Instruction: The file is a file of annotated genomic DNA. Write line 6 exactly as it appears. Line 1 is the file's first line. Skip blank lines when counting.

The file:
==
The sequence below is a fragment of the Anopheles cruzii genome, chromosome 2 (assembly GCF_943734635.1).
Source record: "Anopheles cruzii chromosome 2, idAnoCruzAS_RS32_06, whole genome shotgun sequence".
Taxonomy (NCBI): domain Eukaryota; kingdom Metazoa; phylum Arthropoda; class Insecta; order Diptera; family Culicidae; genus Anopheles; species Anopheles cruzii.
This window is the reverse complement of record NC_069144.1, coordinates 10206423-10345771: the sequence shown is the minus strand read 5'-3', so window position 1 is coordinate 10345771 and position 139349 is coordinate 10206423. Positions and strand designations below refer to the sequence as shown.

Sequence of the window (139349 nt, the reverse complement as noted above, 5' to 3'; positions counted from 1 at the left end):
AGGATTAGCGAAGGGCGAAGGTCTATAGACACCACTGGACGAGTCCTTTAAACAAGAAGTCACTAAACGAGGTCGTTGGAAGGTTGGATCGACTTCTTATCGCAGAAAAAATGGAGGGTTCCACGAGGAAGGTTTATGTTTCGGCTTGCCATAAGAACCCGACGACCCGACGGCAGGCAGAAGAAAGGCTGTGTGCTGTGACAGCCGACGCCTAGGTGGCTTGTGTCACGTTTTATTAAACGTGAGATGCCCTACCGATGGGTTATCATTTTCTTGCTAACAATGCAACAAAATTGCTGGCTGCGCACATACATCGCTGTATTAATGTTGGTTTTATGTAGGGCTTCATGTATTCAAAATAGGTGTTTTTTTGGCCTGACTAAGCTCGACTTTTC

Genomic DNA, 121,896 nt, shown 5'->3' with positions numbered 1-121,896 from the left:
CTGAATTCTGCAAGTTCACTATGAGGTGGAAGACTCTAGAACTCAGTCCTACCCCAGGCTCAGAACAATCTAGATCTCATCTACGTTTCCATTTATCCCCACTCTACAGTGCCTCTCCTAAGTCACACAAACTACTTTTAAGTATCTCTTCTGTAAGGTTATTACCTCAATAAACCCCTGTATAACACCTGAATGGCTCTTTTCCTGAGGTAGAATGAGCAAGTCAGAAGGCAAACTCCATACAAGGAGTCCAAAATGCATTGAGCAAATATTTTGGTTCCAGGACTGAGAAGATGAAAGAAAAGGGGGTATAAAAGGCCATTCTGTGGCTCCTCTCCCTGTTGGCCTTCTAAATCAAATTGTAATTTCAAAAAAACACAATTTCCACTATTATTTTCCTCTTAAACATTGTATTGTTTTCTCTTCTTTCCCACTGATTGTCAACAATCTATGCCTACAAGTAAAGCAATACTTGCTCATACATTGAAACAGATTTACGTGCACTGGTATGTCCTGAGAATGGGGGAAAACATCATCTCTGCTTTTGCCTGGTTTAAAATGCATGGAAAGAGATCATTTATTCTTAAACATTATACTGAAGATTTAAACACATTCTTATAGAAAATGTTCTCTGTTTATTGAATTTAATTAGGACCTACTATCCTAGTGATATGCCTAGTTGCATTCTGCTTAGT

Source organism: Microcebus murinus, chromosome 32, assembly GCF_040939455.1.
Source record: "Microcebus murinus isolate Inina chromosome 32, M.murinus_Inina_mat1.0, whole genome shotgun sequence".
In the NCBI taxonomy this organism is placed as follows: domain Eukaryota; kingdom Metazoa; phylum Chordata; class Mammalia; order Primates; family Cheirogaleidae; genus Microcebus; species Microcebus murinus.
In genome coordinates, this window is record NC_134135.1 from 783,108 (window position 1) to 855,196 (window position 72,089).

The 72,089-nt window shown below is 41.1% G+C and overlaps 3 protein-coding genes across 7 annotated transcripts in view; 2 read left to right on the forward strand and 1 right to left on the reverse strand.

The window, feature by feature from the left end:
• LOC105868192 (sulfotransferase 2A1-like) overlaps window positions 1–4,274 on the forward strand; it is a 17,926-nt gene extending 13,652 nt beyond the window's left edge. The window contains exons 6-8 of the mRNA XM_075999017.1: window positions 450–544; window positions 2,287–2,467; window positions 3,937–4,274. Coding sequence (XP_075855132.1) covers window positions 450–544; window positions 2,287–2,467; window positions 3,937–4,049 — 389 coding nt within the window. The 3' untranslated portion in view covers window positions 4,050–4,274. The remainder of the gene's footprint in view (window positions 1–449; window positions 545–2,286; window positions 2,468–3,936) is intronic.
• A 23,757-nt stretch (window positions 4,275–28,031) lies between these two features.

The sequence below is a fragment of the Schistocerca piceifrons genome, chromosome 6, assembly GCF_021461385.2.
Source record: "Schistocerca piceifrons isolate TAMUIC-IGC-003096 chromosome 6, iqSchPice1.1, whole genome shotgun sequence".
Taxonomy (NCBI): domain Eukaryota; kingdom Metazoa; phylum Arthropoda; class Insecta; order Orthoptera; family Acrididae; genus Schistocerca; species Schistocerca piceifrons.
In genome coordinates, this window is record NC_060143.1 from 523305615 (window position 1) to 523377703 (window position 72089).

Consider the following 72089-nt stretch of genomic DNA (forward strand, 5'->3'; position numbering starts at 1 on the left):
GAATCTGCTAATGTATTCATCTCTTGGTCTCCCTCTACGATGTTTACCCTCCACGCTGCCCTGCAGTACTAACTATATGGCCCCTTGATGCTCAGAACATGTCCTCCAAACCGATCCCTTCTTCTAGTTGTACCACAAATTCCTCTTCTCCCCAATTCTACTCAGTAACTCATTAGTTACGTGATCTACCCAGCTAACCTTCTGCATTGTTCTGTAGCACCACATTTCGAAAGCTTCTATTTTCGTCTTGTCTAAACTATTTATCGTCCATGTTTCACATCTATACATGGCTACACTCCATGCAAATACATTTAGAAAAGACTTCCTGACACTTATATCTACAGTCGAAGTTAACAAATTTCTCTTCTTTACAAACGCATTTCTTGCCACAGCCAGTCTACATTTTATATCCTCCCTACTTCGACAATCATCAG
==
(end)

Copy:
AGGATTAGCGAAGGGCGAAGGTCTATAGACACCACTGGACGAGTCCTTTAAACAAGAAGTCACTAAACGAGGTCGTTGGAAGGTTGGATCGACTTCTTATCGCAGAAAAAATGGAGGGTTCCACGAGGAAGGTTTATGTTTCGGCTTGCCATAAGAACCCGACGACCCGACGGCAGGCAGAAGAAAGGCTGTGTGCTGTGACAGCCGACGCCTAGGTGGCTTGTGTCACGTTTTATTAAACGTGAGATGCCCTACCGATGGGTTATCATTTTCTTGCTAACAATGCAACAAAATTGCTGGCTGCGCACATACATCGCTGTATTAATGTTGGTTTTATGTAGGGCTTCATGTATTCAAAATAGGTGTTTTTTTGGCCTGACTAAGCTCGACTTTTC